In Missa Mirabilis, Hough also attempts, particularly in the Credo movement, to include differing points of view - doubt and faith, innocence and experience: "The Creed is the central movement of the five. The text is by far the longest; the other four are poetic, really, whereas this one is theological. I think, traditionally, it's always been a difficult text to set for those reasons; you don't want it to be overlong because it could throw the balance of the whole piece out. When I was commissioned originally to write this mass for organ and choir for Westminster Cathedral, I started right there: What am I going to do with the Credo? Then I started things this through, and I was thinking about the innocent boys voices that they have there, and then the men's voices of experience, and I just thought it would be interesting to play around with the idea of what it means to believe.
"It ends with the men singing the words of the Creed but never singing 'I believe,' and it begins with them saying it by rote, never thinking about what the words mean, with no expression at all in the way the music deals with the words. By the end of the piece, it's become despairing because the female voices are literally screaming 'Credo'; there's such an argument going on between the upper and lower voices that reaches a big climax. Then, actually, the last lines, 'I believe in eternal life,' fizzle out into nothing."
Eric Stark, artistic director of the Indianapolis Symphonic Choir, has been rehearsing the Missa Mirabilis with the choir since January. "It's a tricky piece, and it took us a while to get the handle on the notes," he notes. Stark observes that the mass is "cut from a more or less traditional musical cloth," using "functional harmony as we know it," but availing itself of the "full palette of harmonic language," with occasional jazz rhythms and gestures to French composers like Faure and Poulenc.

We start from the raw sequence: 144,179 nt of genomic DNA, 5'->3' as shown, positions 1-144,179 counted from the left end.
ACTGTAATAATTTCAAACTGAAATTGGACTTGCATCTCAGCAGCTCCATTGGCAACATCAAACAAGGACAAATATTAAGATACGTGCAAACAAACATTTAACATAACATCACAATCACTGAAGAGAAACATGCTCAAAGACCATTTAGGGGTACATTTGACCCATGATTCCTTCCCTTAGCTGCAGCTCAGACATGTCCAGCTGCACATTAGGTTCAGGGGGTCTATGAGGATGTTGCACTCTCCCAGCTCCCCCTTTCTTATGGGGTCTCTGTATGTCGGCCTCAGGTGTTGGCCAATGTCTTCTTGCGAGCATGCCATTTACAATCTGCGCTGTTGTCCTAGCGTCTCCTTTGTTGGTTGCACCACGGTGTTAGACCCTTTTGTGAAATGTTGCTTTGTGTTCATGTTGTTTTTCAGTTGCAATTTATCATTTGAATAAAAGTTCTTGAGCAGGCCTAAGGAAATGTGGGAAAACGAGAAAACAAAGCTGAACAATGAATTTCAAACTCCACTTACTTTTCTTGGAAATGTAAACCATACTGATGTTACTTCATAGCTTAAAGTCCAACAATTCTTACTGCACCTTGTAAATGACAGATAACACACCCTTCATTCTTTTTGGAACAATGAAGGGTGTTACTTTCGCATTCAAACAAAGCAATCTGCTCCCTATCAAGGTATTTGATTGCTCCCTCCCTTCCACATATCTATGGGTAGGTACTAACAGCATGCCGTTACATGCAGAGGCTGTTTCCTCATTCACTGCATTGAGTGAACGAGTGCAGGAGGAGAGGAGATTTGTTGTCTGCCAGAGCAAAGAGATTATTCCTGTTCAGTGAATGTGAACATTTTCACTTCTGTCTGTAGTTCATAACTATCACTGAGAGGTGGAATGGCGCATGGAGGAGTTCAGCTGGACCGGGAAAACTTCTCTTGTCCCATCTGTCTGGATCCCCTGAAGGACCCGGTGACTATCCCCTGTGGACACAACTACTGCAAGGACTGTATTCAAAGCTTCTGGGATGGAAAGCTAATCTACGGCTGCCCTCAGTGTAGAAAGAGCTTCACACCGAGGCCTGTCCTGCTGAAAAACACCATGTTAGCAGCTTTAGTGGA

Hough doesn't disagree: "Absolutely; it's a tonal piece, but I hope it's tonal with a twist. The first movement, the Kyrie, is romantic, in a sense, because I want to set up this sweet, almost French, kind of palette, so that when things go wrong in the Credo, we can come back to that at the end of the piece. It's bookended with music that almost verges on sentimental, because I do want to create a slight mood change in the middle, so that you feel slightly disturbed by how things are going. ... You can do a lot of things with purely atonal music; it can be humorous, ironic, aggressive. But I think that there's no question that if you want to express tenderness, nostalgia, a sort of homecoming, somehow you need tonality as some sort of place to go from, because if you don't have any anchor at all, then everything sounds the same, and this is, of course, the danger of any purely tonal or atonal music. You need the contrast to set the black off from the white; if it's all black or all white, then you can't read anything."
One last question for Hough before the Tweetup: Will this week prove unusually taxing, with the need to prepare the world premiere of his Missa Mirabilis (on which he will not perform) and for the Mendelssohn concerto? "We'll see! I've never done it quite like this before. I've done the Mendelssohn with McGegan before. It's not one of the most complicated pieces to rehearse with the orchestra; in fact, I've even directed it myself from the keyboard. It's a wonderful piece, with incredible freshness and vitality, but it's not like a Rachmaninoff concerto or Brahms concerto; you just have to have your fingers moving. That's the one thing: If I'm going to listen to the Mass, I'm probably going to have to dash backstage as soon as it is over to start warming up to play the Mendelssohn."
[A+E] Classical Music, Theater + Dance
[A+E] Classical Music
[A+E] Classical Music, Dining Out
[A+E] Classical Music
[A+E] Classical Music